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So the Nylon 66's receiver is actually the stock. What you see as a metal receiver is actually just a piece of sheet metal over a nylon receiver. Where the barrel mounts to the receiver is a flex point. So if you have a scope on the rifle, and flex the receiver, the barrel will move from POA. Since the rear sight is mounted to the barrel, any flex won't disturb POI.

Now that said, it will do minute of squirrel at 25 yards with or without a scope...they're not THAT inaccurate unless you go out of your way.

As for reliability, they're pretty legendary for working all the time, even with pretty much no maintenance.
 

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I actually am considering buying one, but with my aging eyes I would definitely put a scope on it. Why are they no good with a scope???
Also, to those who owned them, I have 2 concerns: reliability as I don't need yet another jam-o-matic, and accuracy. Are they minute of squirrel head at 25 yards if scoped?
The 'receiver' is a very thin gauge piece of sheet metal which is not loosely attached by two screws, but slight shifting movement is possible. A scope does not hold zero well over time.

Not known as jamming actions, like the Marlin 60.

Tom Frye used the Nylon to hit 10,004 out of 10,010 wood blocks tossed into the air. So it is HOS (head of squirrel) accurate.

Remington's Classic Nylon 66
 

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Growing up all my friends had 22 rifles, one of us had a Nylon 66. I had a Stevens/Savage bolt gun which I still own. Other than they don’t make the 66 anymore the wisest choice for anyone’s hard earned cash would be a Ruger 10/22.
 

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I've got one. A 1962; in Seneca Green that has up-teen thousands of rounds ran through it, beat all to hell and back, cracked trigger guard with not much original blue left but it shoots every time all the time. Maybe I'll ask a $1000 for it. :p
 

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Growing up all my friends had 22 rifles, one of us had a Nylon 66. I had a Stevens/Savage bolt gun which I still own. Other than they don’t make the 66 anymore the wisest choice for anyone’s hard earned cash would be a Ruger 10/22.
No doubt the 10/22 is a legendary rifle... But it's the least interesting .22 rifle I can think of. Plain vanilla.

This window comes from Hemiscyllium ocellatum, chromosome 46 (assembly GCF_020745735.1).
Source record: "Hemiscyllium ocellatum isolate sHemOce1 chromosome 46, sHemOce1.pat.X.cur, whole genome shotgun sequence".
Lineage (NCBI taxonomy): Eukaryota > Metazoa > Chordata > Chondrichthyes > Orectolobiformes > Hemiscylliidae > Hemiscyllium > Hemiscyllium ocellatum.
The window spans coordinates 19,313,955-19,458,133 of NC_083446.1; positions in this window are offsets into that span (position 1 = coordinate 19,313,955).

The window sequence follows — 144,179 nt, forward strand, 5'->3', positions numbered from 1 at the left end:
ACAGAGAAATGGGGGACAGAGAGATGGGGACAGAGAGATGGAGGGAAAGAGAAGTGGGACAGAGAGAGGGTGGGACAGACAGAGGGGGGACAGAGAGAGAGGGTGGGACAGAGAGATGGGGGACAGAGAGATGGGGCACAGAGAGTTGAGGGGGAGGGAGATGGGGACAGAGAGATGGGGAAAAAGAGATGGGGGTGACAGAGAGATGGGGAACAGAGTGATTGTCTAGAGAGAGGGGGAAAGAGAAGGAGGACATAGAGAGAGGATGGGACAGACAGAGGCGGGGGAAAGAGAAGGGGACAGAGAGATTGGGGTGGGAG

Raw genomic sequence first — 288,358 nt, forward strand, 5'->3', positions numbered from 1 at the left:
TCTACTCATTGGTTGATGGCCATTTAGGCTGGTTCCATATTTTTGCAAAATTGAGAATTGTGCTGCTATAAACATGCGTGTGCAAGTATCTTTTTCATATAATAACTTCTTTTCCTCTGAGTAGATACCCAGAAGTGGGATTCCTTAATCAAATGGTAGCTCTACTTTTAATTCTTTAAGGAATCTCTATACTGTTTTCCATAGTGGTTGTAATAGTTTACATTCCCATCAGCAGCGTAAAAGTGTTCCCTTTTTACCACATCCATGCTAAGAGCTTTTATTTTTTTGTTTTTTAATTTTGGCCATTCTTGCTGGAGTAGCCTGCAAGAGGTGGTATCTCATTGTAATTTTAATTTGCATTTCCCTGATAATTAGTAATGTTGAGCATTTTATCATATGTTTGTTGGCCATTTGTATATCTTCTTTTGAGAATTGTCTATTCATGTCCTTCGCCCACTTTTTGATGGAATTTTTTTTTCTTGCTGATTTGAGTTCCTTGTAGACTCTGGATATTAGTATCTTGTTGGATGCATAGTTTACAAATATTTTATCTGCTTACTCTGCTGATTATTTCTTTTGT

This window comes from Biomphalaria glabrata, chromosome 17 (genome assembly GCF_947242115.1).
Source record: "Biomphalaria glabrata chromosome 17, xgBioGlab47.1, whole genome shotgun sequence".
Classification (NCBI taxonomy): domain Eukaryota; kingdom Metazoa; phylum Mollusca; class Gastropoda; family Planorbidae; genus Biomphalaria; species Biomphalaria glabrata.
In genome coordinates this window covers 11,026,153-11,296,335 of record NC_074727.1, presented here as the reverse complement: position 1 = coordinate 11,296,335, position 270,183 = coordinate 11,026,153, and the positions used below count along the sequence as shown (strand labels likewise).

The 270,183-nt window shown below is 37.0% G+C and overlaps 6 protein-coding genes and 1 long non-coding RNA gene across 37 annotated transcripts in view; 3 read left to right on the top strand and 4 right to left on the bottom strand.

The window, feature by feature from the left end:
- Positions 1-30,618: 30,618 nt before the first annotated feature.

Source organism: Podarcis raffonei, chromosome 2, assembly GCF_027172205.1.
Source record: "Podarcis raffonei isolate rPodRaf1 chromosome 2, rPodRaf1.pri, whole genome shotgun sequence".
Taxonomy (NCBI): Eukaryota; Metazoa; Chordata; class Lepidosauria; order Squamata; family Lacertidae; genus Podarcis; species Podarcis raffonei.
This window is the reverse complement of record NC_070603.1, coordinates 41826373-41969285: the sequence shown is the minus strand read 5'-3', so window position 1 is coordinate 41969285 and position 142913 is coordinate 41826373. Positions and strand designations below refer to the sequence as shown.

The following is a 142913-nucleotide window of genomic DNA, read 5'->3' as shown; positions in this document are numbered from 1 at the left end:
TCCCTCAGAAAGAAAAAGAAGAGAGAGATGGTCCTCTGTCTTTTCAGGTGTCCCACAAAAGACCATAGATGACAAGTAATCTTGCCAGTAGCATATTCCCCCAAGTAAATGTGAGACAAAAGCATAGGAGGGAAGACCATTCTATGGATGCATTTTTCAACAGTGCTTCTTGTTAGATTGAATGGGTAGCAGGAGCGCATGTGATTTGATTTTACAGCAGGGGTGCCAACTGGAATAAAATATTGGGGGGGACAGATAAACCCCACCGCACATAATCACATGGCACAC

Sure the 10/22 is a "better" rifle than a Nylon 66, but the Nylon 66 is far more interesting to me just because you won't see 10 at the range when you show up.

Give me a pump action Winchester .22 every day of the week.

745415
 

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Discussion Starter · #29 ·
No doubt the 10/22 is a legendary rifle... But it's the least interesting .22 rifle I can think of. Plain vanilla.

Sure the 10/22 is a "better" rifle than a Nylon 66, but the Nylon 66 is far more interesting to me just because you won't see 10 at the range when you show up.

Give me a pump action Winchester .22 every day of the week.

View attachment 745415
Couldn't agree more about the 10/22 and I'll take my pump action 22 Winchester 6 days of the week:
project7.jpg

....but on that 7th day I want to cut loose with a semi-auto .22!!!
 

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My first gun was a brown Nylon 66 back in the early 70's. To clean it, I would swish it around in our stock tank then spray it with WD-40. I don't ever remember a jam or failure to do anything it wasnt suppose to do. Wish I had it today. I sure didnt know they were commanding such high prices today. I'll stick with my Winchester 1890 ;)
 

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Discussion Starter · #32 ·
Turns out at the most 200 of those blue 66s were made:
And 678000 of the Mohawk Brown. That is a lot and I am sure most are still around. Why the high prices???
 

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I still have my Nylon 66 in Apache Black...the first gun I ever bought.
745443
 

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Turns out at the most 200 of those blue 66s were made:
And 678000 of the Mohawk Brown. That is a lot and I am sure most are still around. Why the high prices???
There is a limit at which the human body can withstand an amount of ingested drugs. Once that limit is surpassed, you get actual sales of Nylon rifles exceeding $3,000. And, of course, a fellow wanting $4,000 apiece for a hundred of them.
 

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Growing up all my friends had 22 rifles, one of us had a Nylon 66. I had a Stevens/Savage bolt gun which I still own. Other than they don’t make the 66 anymore the wisest choice for anyone’s hard earned cash would be a Ruger 10/22.
That is exactly how I learned about the Nylon 66, one of my friends had one growing up. I always wanted one and eventually got a good deal on the one I have. I had a Winchester 190 that my father bought me for my 16th birthday which I still have also. Eventually I picked up the fancier model 290. My cousin had a 10/22, but I don't remember what the rest of my friends had, probably just old bolts, but that Remington I always remembered.
 
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